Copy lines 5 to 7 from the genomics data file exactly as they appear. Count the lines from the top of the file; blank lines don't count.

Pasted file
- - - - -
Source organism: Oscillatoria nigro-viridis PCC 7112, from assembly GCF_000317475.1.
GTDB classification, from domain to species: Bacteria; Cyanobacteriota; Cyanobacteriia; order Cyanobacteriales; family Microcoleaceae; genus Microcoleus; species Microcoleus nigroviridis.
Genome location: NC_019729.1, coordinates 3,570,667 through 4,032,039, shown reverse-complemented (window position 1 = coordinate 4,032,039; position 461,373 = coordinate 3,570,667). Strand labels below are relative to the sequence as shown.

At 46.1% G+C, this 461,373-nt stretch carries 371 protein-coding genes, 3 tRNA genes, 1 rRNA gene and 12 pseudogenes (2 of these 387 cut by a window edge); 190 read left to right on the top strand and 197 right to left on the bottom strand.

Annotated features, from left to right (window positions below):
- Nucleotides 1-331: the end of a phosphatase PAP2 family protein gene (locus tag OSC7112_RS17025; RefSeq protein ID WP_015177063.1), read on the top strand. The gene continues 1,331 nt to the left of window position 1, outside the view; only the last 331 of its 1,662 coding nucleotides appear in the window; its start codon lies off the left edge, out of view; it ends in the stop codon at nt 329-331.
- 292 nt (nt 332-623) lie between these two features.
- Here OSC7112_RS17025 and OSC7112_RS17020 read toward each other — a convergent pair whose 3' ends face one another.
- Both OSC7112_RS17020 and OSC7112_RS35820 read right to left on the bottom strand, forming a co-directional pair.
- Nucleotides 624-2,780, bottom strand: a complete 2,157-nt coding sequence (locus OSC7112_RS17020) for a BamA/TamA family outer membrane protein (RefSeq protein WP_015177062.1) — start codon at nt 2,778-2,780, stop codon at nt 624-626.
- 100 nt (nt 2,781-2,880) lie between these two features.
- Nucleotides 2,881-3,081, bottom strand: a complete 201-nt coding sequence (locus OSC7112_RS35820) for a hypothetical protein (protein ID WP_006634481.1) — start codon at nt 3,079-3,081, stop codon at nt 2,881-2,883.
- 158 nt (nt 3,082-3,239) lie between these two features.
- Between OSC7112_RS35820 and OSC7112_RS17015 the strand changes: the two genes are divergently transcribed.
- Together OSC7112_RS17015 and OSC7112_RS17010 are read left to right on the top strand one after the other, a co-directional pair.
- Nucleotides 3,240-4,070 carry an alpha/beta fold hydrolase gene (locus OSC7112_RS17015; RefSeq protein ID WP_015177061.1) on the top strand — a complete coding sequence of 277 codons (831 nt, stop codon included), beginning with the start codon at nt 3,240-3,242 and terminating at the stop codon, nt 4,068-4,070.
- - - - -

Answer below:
Annotated features, from left to right (window positions below):
- Nucleotides 1-331: the end of a phosphatase PAP2 family protein gene (locus tag OSC7112_RS17025; RefSeq protein ID WP_015177063.1), read on the top strand. The gene continues 1,331 nt to the left of window position 1, outside the view; only the last 331 of its 1,662 coding nucleotides appear in the window; its start codon lies off the left edge, out of view; it ends in the stop codon at nt 329-331.
- 292 nt (nt 332-623) lie between these two features.